4. TIFF format also supports alpha channel (transparency) which is also relevant in press
  5. If you'd be opening and saving the same TIFF file, you'll end up with exactly the same image as source. Nothing would change in terms of image data.

Saving

If you want your images to stay as true to original as possible I'd rather go with TIFF format (with compression) because I can later open it, manipulate it etc and not taking the risk that resulting image (once again saved) would become useless with each save.

Verdict

Since RGB -> CMYK conversion used to be bad on prepress machines it was perfectly normal to prepare all images in CMYK format and saved in TIFFs. Since I used to do prepress couple of decades ago I feel natural using TIFF whenever preparing anything for press/print because I can easily control the outcome.

Nowadays these things are more similar yet I'd still rather use TIFF/CMYK because of lossless (saved image is same as original) compression and output control.

You can more or less always tell that a certain image was saved as a JPEG because in areas with strong contrast you can see the JPEG compression artefacts. The stronger the compression the more JPEG noise or artefacts. If you'd use maximum JPEG quality these would be minimized but still not none. So some image is still distorted due to JPEG compression.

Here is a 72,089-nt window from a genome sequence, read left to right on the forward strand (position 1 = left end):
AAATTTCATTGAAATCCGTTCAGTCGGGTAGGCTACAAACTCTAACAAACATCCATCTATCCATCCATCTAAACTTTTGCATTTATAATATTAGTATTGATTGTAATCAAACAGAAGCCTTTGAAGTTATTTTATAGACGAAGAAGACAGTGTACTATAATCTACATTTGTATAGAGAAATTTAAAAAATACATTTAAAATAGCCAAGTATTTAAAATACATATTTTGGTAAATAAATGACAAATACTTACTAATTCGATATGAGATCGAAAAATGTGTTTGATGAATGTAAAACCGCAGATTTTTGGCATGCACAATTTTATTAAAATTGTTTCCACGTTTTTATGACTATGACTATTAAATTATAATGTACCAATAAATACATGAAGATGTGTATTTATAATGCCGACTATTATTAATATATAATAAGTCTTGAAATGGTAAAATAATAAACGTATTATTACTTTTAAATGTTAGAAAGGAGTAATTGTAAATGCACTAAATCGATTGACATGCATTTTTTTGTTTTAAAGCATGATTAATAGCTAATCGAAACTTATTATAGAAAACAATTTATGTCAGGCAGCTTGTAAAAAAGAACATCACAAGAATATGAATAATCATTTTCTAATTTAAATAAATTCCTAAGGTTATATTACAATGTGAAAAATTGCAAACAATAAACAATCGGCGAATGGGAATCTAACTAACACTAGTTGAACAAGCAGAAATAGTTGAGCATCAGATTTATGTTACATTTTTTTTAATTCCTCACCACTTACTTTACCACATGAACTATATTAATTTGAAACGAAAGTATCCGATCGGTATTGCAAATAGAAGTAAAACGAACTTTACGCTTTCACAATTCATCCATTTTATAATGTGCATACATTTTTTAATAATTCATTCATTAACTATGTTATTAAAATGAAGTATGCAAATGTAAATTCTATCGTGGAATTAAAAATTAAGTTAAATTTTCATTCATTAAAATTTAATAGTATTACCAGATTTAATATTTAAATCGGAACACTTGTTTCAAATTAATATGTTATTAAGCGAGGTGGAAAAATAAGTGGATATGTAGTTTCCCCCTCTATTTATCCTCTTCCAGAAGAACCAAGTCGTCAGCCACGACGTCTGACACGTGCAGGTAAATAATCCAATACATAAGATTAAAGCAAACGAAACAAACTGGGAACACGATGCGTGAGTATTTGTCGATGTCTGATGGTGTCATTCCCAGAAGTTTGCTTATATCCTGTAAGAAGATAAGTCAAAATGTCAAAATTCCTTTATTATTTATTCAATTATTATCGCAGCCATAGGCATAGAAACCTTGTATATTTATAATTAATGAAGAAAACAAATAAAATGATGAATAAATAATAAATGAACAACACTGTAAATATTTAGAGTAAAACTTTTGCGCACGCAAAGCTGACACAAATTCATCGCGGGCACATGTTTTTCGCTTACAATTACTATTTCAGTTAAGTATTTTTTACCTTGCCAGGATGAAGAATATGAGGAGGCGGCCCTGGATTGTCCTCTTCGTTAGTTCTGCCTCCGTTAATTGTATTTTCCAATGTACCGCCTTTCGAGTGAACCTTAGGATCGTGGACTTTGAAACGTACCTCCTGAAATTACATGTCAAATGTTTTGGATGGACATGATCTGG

This is an example of an exaggerated artefact JPEG artefact. First the original and then the low quality JPEG so you can see the difference.

Artefact free Artefact

sidenote: both of these images are JPEGs although the original is saved with maximum JPEG quality (22.5kb) and the bad one uses lowest possible JPEG quality (20.1kb). Size difference would be significant when images are big (or even huge) and containe lots of colurs and nuances. But as previously stated, it's harder to see JPEG artefacts in nice gradients than around sharp contrast transitions. And since every lens is more or less soft at pixel level there are less sharp contrast/colour transitions that would enhance JPEG artefacts.

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1